Four listeners who were experienced with children's voices audited 320 samples of children's singing voices from the age range 4-11 years and judged the sexi of each singer using a response procedure that incorporated a confidence measure. Inter-judge correlations were high. 71.57% of identifications were positive and 44.37% were made with the maximum confidence level. Trend analyses showed a significant relationship between sex identification and age for boys, but this was not evident for girls.
The response procedure allowed the creation of an index of confusability for each singer. When the most confusable and least confusable singers of each gender were identified, and their mean group ages calculated, highly significant differences between the ages of the most and least confusable boys were noted, but differences for girls were not significant.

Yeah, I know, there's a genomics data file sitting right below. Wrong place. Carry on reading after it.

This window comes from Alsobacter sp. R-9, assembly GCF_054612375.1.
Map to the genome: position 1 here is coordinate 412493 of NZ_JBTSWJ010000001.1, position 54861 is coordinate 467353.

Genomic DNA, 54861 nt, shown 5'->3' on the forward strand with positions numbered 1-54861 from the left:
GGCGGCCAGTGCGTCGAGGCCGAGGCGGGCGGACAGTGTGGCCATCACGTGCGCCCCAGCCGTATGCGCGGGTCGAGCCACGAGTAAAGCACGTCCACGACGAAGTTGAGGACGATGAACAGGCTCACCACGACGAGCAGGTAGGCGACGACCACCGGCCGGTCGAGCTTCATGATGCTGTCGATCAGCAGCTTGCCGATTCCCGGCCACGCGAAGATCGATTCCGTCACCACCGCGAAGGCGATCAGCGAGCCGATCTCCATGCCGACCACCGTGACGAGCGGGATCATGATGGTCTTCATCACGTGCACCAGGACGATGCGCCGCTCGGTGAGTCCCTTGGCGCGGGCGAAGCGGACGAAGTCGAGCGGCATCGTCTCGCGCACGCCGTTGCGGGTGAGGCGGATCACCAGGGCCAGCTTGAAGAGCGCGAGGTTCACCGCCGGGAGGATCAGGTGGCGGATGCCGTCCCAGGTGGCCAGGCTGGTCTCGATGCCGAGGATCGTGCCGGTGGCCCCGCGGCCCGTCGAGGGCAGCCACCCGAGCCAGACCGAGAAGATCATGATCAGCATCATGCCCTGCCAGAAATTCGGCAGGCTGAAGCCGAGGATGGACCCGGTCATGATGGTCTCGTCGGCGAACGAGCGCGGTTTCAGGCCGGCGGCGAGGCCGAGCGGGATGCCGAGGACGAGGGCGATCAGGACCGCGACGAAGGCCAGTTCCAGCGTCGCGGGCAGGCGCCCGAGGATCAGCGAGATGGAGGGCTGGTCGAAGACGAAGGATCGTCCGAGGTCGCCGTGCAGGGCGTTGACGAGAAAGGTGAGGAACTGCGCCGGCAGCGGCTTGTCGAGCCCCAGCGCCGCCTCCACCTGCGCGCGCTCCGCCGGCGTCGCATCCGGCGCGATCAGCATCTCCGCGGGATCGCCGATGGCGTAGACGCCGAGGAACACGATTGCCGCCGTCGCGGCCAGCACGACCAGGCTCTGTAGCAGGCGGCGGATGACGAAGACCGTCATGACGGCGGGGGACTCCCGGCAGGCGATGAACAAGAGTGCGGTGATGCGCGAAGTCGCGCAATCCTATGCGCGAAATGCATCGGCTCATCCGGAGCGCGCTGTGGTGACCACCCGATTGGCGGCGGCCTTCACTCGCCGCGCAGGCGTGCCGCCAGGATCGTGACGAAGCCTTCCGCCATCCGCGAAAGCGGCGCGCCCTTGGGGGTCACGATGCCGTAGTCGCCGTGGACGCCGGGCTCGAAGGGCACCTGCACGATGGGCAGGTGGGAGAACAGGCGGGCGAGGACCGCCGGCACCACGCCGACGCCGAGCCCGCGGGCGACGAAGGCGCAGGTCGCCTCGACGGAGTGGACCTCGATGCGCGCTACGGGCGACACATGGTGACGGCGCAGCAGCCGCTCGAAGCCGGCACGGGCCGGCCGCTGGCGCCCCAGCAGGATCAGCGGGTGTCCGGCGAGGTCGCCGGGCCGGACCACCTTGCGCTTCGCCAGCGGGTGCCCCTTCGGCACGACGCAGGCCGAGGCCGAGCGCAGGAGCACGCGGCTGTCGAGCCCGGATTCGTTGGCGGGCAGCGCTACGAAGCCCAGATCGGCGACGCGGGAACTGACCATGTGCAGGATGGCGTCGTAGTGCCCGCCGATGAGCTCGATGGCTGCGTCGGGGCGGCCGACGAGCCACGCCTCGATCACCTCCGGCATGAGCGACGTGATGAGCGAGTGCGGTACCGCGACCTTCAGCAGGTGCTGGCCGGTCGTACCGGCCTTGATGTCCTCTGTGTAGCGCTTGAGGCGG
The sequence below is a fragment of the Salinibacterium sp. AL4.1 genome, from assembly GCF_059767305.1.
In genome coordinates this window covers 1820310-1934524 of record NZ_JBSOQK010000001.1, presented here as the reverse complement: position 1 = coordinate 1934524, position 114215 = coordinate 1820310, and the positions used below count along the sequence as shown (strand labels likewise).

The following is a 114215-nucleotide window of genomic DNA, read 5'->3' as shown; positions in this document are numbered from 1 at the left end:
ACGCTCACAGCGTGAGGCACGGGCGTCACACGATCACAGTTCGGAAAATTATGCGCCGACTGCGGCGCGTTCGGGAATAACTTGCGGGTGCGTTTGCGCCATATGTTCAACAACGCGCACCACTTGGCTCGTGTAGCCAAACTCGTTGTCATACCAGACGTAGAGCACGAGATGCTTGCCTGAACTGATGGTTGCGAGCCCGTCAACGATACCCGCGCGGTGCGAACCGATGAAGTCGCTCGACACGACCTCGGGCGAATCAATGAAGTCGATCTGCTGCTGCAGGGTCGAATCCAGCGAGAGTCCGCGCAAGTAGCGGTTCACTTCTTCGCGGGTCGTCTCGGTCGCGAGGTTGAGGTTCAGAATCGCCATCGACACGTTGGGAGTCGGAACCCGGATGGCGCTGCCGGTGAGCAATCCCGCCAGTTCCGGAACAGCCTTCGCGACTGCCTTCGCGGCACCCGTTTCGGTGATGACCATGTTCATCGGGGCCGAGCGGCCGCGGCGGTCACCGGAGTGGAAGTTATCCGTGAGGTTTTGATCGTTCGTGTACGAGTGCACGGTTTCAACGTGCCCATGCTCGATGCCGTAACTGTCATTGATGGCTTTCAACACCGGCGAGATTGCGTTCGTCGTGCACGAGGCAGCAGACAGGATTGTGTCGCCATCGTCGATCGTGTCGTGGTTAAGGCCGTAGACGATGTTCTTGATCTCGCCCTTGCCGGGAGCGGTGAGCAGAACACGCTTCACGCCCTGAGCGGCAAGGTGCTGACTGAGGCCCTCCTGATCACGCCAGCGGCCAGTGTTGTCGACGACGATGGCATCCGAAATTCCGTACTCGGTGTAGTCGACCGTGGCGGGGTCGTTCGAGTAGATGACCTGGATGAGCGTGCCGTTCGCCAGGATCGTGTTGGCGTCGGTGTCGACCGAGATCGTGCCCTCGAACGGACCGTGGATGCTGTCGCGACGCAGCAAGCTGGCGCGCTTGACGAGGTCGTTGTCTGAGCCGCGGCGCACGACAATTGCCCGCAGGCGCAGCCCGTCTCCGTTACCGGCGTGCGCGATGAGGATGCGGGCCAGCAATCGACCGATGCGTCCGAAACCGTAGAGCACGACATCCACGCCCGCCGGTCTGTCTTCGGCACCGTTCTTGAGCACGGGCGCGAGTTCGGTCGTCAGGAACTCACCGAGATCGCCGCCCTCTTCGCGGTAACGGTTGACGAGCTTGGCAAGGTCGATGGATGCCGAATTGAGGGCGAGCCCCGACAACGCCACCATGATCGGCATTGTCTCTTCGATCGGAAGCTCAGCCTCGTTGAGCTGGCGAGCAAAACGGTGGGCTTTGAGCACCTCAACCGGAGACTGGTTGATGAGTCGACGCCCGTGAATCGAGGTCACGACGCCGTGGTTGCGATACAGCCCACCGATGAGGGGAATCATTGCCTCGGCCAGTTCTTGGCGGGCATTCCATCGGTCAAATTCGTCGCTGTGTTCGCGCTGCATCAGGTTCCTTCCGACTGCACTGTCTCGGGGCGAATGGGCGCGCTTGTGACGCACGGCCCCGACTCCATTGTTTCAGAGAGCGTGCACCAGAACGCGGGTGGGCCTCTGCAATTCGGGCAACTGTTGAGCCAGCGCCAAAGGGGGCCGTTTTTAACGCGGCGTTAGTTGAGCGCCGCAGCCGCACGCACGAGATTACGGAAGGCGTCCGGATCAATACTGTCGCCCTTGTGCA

Introspections by judges as to auditory cues that they considered had contributed to their judgments reflected factors that have been suggested in the speech research literature. These included breathiness and huskiness of tone at higher frequencies, differences in consonants and perceived personality factors.
The data indicate the presence of gender characteristics in children's singing voices sufficient to permit identifications at levels at least as reliable as those demonstrated for speech. Nevertheless, a small percentage of children of each sex and each age group were misattributed by all four judges.
2005. Vol. 24, no 1, 28-29 p.